With the launch of their new ad platform, many companies and individuals now have the ability to reach a vast new audience via Facebook ads. However, there are some products that Facebook won’t allow to advertise on their site. You can always view the official Facebook ad guidelines online. Here is a quick recap of the eight types of content that are prohibited in Facebook ads.
1. Tobacco Products
Ads may not promote tobacco or tobacco-related products, including cigarettes, cigars, chewing tobacco, tobacco pipes, hookahs, hookah lounges, rolling papers, vaporized tobacco delivery devices and electronic cigarettes. Ads promoting blogs or groups that exist to help connect people whose interests are related to these products are allowed as long as the service does not lead to the sale of any tobacco or tobacco-related products. Ads for anti-smoking campaigns, e-books, counseling services for smoking addiction and rehabilitation programs or facilities for smokers are allowed.
Ads may not promote firearms, ammunition, paintball guns, bb guns, fireworks, explosives, pepper spray, knives, tasers, or weapons of any kind, including those used for self-defense. Ads may not directly or indirectly link to landing pages where people can purchase any of these products. Images of weapons are generally acceptable, as long as the weapon is not pointed directly at the person seeing it. Ads promoting blogs or groups that exist to help connect people whose interests are related to these products are allowed as long as the service does not lead to the sale of any weapons or explosives.
3. Derogatory Personal, Political and Religious Content
Ad content may not express hatred or intent of violence against any individual or group, particularly surrounding the race, sex, creed, national origin, religious affiliation, marital status, sexual orientation, gender identity, or language of that individual or group. Facebook advocates freedom of political speech, but does not tolerate the use of derogatory language for political purposes, as this leads to high negative feedback from people.
4. Spy Cams and Surveillance Equipment
James Bond may be the world’s most famous spy, but his new idea for a spy cam store won’t get very far on Facebook. Facebook ads may not promote the sale of spy cams, mobile phone trackers or other surveillance equipment hidden in products such as pens, keys, etc. The promotion of private detective services may be allowed, so be on the lookout for Magnum PI.
5. Counterfeit Goods
With the recent study showing that nearly 25% of luxury item ads on Facebook were leading to sites that may promote or facilitate the sale of counterfeit goods, Facebook has taken a firm stance and will block any types of ads that fall within this category.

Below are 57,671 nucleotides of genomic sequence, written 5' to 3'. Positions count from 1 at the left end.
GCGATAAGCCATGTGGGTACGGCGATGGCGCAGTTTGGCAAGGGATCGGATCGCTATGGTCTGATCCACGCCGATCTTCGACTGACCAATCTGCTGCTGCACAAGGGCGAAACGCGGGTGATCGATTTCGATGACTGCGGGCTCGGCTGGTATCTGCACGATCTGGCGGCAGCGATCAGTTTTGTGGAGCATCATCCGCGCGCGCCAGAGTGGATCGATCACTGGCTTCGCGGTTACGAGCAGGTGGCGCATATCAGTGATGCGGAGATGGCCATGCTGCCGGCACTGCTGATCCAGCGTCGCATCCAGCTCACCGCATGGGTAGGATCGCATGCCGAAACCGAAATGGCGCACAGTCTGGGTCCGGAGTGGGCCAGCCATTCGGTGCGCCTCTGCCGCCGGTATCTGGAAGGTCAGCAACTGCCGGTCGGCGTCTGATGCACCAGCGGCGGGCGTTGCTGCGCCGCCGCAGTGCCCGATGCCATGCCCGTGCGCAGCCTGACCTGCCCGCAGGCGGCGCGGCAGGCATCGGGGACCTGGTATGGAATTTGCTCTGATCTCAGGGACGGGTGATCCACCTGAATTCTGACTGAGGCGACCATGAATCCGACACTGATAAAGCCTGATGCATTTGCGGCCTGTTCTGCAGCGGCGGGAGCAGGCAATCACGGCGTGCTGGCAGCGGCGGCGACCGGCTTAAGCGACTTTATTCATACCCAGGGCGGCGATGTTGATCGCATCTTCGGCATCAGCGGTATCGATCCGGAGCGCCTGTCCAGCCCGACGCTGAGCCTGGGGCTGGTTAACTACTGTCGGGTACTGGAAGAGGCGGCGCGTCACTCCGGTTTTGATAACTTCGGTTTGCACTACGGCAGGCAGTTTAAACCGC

6. Fake Documents
Forgers looking to expand from dark alleyways and windowless vans will run into problems on Facebook. Ads may not promote fake documents such as degrees, passports, immigration papers, etc.
As a general rule, Facebook ads may not contain nudity or pornographic material of any kind. But how much skin can be shown in a Facebook ad before it will get rejected? We ran a few ideas by the Facebook team and got the following response:
Facebook Ad was Approved
- Facebook ad with woman in t-shirt with minimal cleavage.
- Facebook ad with woman in low v-neck t-shirt with noticeable cleavage.
- Facebook ad with woman in normal swimsuit.
- Facebook ad with woman in normal t-shirt wearing underwear or boy shorts.
Facebook Ad was Rejected
- Facebook ad with woman in bikini.
- Facebook ad with woman in shorts with no shirt, hands covering breasts.
- Facebook ad with normal shorts with low cut t-shirt exposing some underside of breast.
8. Penny Auctions
Penny auctions lure consumers into thinking they are able to purchase high ticket items like iPads, designer handbags and other electronics for a margin of the retail price. What the companies don’t disclose is that you must pay to bid, meaning multiple people are paying money, but only the highest bidder receives the final item. Facebook has stated that no ads may promote penny auctions, bidding fee auctions, and other similar business models.
Looking to learn more or stay up to date on Facebooks ad guidelines, read the full list of Prohibited Content on Facebook.com